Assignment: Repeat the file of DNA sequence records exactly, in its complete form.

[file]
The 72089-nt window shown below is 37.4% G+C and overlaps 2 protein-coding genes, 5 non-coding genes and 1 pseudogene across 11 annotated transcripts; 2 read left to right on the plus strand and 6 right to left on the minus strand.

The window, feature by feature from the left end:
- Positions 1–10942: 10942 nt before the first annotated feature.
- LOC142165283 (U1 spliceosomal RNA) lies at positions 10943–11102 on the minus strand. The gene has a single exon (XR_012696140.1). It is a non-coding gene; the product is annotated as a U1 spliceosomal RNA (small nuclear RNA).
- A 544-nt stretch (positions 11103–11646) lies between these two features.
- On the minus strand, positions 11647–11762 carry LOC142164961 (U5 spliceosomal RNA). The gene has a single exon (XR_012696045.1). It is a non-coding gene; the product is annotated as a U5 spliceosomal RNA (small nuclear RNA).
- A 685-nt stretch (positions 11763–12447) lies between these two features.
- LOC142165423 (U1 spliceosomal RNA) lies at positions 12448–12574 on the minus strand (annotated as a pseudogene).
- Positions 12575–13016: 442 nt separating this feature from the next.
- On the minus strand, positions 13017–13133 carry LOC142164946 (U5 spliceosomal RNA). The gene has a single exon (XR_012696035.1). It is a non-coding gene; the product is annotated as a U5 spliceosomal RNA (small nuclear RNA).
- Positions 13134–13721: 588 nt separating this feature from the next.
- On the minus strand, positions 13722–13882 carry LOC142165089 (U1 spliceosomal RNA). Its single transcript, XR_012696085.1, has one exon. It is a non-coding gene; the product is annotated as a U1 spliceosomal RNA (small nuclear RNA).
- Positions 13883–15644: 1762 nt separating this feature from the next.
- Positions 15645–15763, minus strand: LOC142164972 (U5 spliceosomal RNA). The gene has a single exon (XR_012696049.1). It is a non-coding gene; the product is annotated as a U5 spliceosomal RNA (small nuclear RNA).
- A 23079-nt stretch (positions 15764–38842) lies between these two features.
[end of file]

The 72089-nt window shown below is 37.4% G+C and overlaps 2 protein-coding genes, 5 non-coding genes and 1 pseudogene across 11 annotated transcripts; 2 read left to right on the plus strand and 6 right to left on the minus strand.

The window, feature by feature from the left end:
- Positions 1–10942: 10942 nt before the first annotated feature.
- LOC142165283 (U1 spliceosomal RNA) lies at positions 10943–11102 on the minus strand. The gene has a single exon (XR_012696140.1). It is a non-coding gene; the product is annotated as a U1 spliceosomal RNA (small nuclear RNA).
- A 544-nt stretch (positions 11103–11646) lies between these two features.
- On the minus strand, positions 11647–11762 carry LOC142164961 (U5 spliceosomal RNA). The gene has a single exon (XR_012696045.1). It is a non-coding gene; the product is annotated as a U5 spliceosomal RNA (small nuclear RNA).
- A 685-nt stretch (positions 11763–12447) lies between these two features.
- LOC142165423 (U1 spliceosomal RNA) lies at positions 12448–12574 on the minus strand (annotated as a pseudogene).
- Positions 12575–13016: 442 nt separating this feature from the next.
- On the minus strand, positions 13017–13133 carry LOC142164946 (U5 spliceosomal RNA). The gene has a single exon (XR_012696035.1). It is a non-coding gene; the product is annotated as a U5 spliceosomal RNA (small nuclear RNA).
- Positions 13134–13721: 588 nt separating this feature from the next.
- On the minus strand, positions 13722–13882 carry LOC142165089 (U1 spliceosomal RNA). Its single transcript, XR_012696085.1, has one exon. It is a non-coding gene; the product is annotated as a U1 spliceosomal RNA (small nuclear RNA).
- Positions 13883–15644: 1762 nt separating this feature from the next.
- Positions 15645–15763, minus strand: LOC142164972 (U5 spliceosomal RNA). The gene has a single exon (XR_012696049.1). It is a non-coding gene; the product is annotated as a U5 spliceosomal RNA (small nuclear RNA).
- A 23079-nt stretch (positions 15764–38842) lies between these two features.